Binge Drinking INFORMATION AND PREVENTION June 2008
Identify what binge drinking is
Identify reasons teens binge drink
Recognize the dangers and risks of binge drinking
Recognize the importance of teens getting help for binge drinking
What is Binge Drinking?
According to Kids Health, binge drinking is the heavy consumption of alcohol over a short period of time.
Binge drinking consists of drinking 5 or more drinks in a row, in a span of two weeks for men. It is four drinks for women in the same time period.
The Centers for Disease Control (CDC) report about 90% of the alcohol consumed by youth under the age of 21 in the United States, is in the form of binge drinks (5).
According to the U.S. Department of Health and Human Services, studies show that more than 35% of adults with an alcohol problem developed symptoms—such as binge drinking—by age 19.
Heavy binge drinking is 3 or more episodes in the span of two weeks.
Why Do Teens Binge Drink?
Teens often binge drink due to:
Want to escape their present life and stress
Thinks it will make them feel good, but may not realize how sick they will be afterward
Want to feel older
Health Problems Due to Binge Drinking
The CDC identifies the following health problems as consequences to binge drinking:
Unintentional injuries (car crashes, drowning, falls, burns, etc.)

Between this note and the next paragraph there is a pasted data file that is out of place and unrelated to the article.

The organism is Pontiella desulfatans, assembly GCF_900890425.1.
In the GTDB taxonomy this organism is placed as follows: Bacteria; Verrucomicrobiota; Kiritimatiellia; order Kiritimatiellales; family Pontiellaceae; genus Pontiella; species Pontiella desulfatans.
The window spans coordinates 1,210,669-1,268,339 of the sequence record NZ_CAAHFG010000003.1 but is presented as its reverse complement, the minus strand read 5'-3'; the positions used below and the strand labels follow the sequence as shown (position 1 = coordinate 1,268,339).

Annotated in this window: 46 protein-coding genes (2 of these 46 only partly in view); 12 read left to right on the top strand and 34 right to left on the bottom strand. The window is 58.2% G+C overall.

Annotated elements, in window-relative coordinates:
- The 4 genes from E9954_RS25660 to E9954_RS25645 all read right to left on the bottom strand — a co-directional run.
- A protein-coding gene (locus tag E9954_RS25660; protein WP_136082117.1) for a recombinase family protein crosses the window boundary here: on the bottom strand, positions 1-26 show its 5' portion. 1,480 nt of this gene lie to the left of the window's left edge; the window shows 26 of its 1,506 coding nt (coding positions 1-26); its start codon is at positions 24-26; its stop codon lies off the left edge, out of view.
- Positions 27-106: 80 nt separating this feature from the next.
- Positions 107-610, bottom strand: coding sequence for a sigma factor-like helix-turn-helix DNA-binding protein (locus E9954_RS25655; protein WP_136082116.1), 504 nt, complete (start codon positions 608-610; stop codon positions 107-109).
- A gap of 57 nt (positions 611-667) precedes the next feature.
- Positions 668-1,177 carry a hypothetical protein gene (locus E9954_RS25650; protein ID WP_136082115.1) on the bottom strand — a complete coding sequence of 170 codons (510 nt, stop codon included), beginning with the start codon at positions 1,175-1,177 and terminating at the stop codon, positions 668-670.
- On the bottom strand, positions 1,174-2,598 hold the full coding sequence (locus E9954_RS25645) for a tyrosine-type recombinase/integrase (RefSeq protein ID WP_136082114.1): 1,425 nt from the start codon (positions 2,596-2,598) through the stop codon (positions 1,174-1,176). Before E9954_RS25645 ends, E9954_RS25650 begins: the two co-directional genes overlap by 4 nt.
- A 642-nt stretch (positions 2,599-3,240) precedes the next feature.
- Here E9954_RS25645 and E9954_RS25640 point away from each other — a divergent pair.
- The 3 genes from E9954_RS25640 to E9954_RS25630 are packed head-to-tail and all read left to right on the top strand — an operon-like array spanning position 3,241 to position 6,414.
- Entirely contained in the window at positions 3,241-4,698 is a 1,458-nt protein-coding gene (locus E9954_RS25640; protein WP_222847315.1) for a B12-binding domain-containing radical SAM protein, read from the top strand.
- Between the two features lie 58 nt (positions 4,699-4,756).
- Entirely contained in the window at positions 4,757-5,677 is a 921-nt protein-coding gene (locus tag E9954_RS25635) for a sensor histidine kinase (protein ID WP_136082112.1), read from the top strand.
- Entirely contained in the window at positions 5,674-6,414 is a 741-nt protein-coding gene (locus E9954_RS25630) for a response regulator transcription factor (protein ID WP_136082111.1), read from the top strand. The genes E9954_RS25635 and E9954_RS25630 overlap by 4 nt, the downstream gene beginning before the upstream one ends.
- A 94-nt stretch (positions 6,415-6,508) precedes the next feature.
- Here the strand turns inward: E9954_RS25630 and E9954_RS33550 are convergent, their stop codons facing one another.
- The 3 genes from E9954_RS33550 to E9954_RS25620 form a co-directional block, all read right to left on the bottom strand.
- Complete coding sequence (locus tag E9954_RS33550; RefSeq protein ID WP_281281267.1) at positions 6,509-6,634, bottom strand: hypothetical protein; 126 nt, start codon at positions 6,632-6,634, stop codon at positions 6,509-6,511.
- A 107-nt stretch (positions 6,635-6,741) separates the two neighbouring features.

Intentional injuries (domestic violence, sexual assault, firearm injuries, etc.)
Sexually transmitted diseases
Children born with Fetal Alcohol Spectrum disorders
High blood pressure, stroke and other cardiovascular problems
Poor control of diabetes
Risks Associated with Binge Drinking
Alcohol Poisoning is the most life threatening consequence of binge drinking. It affects involuntary reflexes including breathing and the gag reflex. If the gag reflex is not working, someone can choke on their own vomit and die.
Other signs of Alcohol Poisoning:
Bluish or pale skin
Low body temperature
Slow or irregular breathing
Inability to be awakened
Impaired judgment is another risk associated with binge drinking. Those who have been binge drinking may drive drunk, or injure themselves or others.
In 2000, roughly one third of pedestrians 16 and older who were killed in traffic accidents were intoxicated.
Impaired judgment may also lead to unwanted pregnancy and sexually transmitted diseases.
Those who binge drink have a harder time in school and are more likely to drop out, than their fellow students. Binge drinking can lead to a loss of concentration and a disruption in sleep patterns.
Binge drinking can affect personality making people moody or angry. This can directly affect relationships.
Heavy binge drinkers (those who have three or more episodes of binge drinking in 2 weeks) have some of the symptoms of alcoholism.
Help for Binge Drinkers
According to Kids Health, if you know someone who is binge drinking, get help as soon as possible. Kids should talk to an adult they trust about the problem. If they don’t feel comfortable talking to their parents, they can seek out other adults such as school counselors, teachers, doctors, clergy members, or other adult relatives.
If a teen has been binge drinking and wants out, they must ask for help. A supportive friend or adult could help these teens to avoid pressure situations, stop drinking, or find counseling.
Groups such as Al-Anon or Alateen can be a great source of support for teens.